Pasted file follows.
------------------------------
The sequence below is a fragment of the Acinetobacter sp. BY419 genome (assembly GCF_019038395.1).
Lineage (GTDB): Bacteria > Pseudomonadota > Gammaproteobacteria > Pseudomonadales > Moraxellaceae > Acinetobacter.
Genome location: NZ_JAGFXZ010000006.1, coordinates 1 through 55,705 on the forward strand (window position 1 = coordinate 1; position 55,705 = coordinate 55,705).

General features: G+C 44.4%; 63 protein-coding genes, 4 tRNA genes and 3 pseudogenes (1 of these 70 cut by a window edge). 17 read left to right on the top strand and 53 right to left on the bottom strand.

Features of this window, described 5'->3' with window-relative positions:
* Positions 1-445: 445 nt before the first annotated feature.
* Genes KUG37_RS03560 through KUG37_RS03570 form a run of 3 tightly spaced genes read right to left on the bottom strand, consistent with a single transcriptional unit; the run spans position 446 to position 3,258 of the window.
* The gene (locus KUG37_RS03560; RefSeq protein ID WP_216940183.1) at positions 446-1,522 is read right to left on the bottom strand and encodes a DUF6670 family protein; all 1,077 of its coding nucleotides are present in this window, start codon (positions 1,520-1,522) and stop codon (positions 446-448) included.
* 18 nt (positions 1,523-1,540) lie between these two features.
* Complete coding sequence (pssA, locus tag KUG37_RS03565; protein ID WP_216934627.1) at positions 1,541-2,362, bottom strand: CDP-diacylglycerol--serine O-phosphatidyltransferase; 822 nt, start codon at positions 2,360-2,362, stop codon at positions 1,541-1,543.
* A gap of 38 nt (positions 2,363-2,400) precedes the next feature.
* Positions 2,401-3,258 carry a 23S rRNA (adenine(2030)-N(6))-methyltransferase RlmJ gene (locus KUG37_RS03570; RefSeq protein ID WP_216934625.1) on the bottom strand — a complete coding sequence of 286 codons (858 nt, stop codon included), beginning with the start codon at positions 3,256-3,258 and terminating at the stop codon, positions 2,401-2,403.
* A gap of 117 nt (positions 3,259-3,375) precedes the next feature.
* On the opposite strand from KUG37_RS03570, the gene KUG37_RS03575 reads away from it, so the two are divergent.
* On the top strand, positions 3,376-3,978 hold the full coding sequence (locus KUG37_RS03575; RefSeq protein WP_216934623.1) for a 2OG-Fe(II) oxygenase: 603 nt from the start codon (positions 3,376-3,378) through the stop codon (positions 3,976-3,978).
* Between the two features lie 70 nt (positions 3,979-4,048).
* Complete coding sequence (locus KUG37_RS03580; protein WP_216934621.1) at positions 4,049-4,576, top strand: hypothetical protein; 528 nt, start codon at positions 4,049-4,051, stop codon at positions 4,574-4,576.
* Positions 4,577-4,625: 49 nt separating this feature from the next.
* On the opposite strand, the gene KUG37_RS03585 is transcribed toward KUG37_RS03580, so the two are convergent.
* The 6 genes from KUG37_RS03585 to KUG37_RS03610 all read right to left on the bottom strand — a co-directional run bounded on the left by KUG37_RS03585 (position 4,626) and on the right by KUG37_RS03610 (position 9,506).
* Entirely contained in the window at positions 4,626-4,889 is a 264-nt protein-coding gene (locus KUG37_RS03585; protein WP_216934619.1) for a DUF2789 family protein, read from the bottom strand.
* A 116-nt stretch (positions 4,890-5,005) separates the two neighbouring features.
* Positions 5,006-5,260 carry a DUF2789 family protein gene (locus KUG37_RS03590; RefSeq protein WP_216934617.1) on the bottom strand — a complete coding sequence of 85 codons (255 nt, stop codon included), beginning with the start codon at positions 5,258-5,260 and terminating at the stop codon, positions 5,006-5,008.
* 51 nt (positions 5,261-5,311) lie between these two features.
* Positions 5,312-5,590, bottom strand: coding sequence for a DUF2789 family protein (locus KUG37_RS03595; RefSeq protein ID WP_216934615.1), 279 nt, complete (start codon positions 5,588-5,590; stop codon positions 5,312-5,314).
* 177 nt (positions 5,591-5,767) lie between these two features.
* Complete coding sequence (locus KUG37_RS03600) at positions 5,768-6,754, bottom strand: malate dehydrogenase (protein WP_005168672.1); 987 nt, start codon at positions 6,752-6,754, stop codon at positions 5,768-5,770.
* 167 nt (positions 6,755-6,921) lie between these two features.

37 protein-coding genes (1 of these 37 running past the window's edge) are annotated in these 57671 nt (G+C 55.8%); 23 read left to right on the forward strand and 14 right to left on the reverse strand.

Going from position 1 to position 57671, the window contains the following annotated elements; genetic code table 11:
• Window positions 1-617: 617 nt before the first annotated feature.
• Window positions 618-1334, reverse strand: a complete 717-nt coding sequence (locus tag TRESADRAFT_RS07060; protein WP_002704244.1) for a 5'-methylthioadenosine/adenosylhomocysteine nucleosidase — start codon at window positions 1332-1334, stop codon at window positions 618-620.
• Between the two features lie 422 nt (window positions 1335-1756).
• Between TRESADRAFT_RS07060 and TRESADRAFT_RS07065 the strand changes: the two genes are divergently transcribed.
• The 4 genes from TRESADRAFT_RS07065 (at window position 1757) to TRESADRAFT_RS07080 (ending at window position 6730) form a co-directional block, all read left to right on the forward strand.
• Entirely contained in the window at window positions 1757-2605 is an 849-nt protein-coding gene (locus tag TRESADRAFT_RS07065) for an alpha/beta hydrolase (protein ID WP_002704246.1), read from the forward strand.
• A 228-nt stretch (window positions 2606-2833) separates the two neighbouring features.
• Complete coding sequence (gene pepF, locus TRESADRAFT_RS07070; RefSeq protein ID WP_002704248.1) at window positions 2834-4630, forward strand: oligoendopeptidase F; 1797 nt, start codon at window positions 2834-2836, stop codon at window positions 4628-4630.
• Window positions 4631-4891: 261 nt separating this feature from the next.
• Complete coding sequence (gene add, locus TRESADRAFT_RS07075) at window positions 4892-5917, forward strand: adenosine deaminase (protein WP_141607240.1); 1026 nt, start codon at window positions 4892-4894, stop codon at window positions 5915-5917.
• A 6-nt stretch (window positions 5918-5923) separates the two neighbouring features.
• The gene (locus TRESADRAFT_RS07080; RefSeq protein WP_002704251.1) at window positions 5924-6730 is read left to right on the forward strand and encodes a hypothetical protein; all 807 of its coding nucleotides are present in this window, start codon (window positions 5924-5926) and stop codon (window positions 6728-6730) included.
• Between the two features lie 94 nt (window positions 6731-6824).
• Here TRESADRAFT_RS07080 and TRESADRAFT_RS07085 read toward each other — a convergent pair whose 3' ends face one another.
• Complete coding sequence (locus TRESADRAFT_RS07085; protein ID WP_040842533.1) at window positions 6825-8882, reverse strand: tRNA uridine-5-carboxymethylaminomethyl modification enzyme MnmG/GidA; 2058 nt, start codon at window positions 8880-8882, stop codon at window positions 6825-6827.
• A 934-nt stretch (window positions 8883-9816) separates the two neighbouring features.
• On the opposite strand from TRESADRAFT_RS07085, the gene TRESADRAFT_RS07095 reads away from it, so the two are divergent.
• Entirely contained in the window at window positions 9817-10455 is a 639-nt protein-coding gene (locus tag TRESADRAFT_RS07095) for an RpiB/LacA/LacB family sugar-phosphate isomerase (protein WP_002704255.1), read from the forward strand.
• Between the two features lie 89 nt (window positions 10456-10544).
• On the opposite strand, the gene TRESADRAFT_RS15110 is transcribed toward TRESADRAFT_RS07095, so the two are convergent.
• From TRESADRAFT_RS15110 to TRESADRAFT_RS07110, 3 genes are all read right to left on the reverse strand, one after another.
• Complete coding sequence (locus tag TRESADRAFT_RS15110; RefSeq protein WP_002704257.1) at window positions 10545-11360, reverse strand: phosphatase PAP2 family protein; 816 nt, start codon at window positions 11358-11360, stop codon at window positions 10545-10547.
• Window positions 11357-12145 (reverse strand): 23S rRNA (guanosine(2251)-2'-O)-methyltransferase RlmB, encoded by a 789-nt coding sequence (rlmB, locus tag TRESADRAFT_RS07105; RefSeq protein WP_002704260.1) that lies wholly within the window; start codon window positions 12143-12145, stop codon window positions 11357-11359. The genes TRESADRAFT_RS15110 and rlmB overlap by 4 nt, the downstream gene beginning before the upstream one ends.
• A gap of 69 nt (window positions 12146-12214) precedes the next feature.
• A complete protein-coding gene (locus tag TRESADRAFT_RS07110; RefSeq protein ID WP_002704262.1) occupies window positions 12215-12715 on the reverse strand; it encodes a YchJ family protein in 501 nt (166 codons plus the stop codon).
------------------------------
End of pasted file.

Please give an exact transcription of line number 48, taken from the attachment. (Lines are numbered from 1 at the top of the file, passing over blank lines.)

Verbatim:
• Entirely contained in the window at window positions 9817-10455 is a 639-nt protein-coding gene (locus tag TRESADRAFT_RS07095) for an RpiB/LacA/LacB family sugar-phosphate isomerase (protein WP_002704255.1), read from the forward strand.